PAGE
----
Mr. Hong does not have to suffer such extreme hatred anymore. He is now back on TV and is a successful restaurant owner. His restaurant is very famous for the great food and atmosphere, and people want to meet him. He takes picture with the people and proudly walks around the restaurant asking people if the food is alright. Just like a normal person. Nowadays in Korea, I heard that there are even some cable TV channel and social network celebrities who have marketed their “gayness” so well that people actually think that their being gay is actually very “cool.” But there was also an incident about a year ago when a Korean drama series featured a gay couple, many organizations, including national parents’ associations and Christian associations, put a huge ad on a major newspaper saying that “SBS (the broadcasting company which aired the drama) should be responsible if our children die of AIDS.” The advertisement wrongly claimed that the series will make the children want to become homosexual, which is wrong apparently (and where did they get the idea that being homosexual will directly cause AIDS?). Well, have they ever thought that many Korean dramas featuring divorces and couples cheating on each other were actually giving more unhealthy examples of relationships and challenging social norms hence they would be more harmful to their children? Of course, the very same people have not said a word about the influences of such Korean dramas. At least the gay couple in that particular drama actually had a very healthy relationship. What is more family-friendly in this case? Take that.

And for God’s sake, no one has the right to judge someone, because s/he is in love. And everyone should support love, no? Cultures are their to change, so shift your prejudices NOW.

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Day 11: On Korean Drama Series…

22 Feb

I have a lot of time nowadays. In fact, I have enormous amount of time that I end up doing the least productive things throughout my days. One of the (terrible) hobbies that I picked up to fill up my time during my “post-school transition period” is watching TV. It’s one of those habits that once you pick up, you can’t get away from it, sort of like an addiction problem (gasp, it might actually be addiction!).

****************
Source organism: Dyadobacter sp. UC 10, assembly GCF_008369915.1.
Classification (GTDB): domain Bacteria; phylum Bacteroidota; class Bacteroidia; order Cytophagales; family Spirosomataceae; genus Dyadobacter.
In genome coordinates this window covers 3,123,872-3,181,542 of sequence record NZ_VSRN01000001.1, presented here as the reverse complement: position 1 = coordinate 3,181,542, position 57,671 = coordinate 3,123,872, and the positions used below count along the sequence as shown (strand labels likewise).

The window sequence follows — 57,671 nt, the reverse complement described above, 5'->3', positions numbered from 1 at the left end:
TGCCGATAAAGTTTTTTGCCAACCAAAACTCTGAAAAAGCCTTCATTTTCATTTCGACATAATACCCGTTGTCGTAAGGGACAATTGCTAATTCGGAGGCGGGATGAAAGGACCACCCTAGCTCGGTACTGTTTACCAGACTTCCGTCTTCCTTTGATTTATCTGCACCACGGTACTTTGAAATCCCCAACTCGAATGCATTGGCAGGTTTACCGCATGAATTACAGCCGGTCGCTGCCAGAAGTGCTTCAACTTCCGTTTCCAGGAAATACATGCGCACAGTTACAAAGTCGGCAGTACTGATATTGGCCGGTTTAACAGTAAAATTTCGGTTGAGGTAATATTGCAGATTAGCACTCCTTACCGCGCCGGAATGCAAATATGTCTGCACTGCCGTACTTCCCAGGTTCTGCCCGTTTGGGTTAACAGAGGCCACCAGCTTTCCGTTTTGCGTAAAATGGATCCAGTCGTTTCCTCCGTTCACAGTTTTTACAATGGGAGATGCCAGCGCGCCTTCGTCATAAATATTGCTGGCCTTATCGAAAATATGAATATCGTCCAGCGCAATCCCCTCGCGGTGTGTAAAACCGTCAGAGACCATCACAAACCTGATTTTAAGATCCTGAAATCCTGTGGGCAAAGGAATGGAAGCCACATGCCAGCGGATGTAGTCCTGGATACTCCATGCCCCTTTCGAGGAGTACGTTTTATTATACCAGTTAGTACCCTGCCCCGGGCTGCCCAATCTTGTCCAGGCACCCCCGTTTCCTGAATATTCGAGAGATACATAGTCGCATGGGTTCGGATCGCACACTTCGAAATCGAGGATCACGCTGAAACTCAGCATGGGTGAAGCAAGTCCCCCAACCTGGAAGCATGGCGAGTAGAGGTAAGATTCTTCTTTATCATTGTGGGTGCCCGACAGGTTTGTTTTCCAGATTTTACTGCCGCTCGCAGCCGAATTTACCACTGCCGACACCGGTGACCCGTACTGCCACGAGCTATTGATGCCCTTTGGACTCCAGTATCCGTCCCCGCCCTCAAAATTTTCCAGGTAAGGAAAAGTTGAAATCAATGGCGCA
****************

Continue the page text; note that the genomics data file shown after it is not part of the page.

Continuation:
So today, I decided to do something productive out of my mindless hobby: writing about the things I observe and being the critique of it from a gender analysis perspective. I admit that I’m pretty rusty on all the feminist theories and what not, but heck, I’ll just do what I’ve been doing over the past 10 days, and hope you’re OK with my critiquing on K-drama scene.

Living in Southeast Asia for a while, I experienced and lived through the popularity of Korean pop culture. Unlike in the US, I think there are much more common threads between Korean and Southeast Asian cultures, hence Korean drama series are very popular. Trust me, I met so many people who are very much into Korean drama series or Korean novelas as Filipinos call them. It was, in a way, a shock to be reconnected to the culture that I was not a big part of, and hey, I think it actually improves the reputation of Korean people in general in the continent, so I have nothing against the overall positive outcomes and influences.

And now, I’m based in Korea, I get to watch many more of them, and every day, I go in front of the TV at 10pm to watch my regulars. While I watch them without thinking so much, I feel a little bit of guilt, especially looking into the very apparent stories that I know for sure how it’s gonna end, especially in terms of relationships. Yes, the actors and actresses are unbelievably good looking, and that for sure is unrealistic. But what I’m trying to point out is not so much of the unrealistic looks, but more of the gender role that female characters play, and how the media at large is reinforcing how women should be like if they want to have their fairytales and happy endings achieved.

Firstly, I have made a list of female characters that may show in Korean drama series.

Type 1. The beautiful one who has lost everything but has the men of her dreams nearby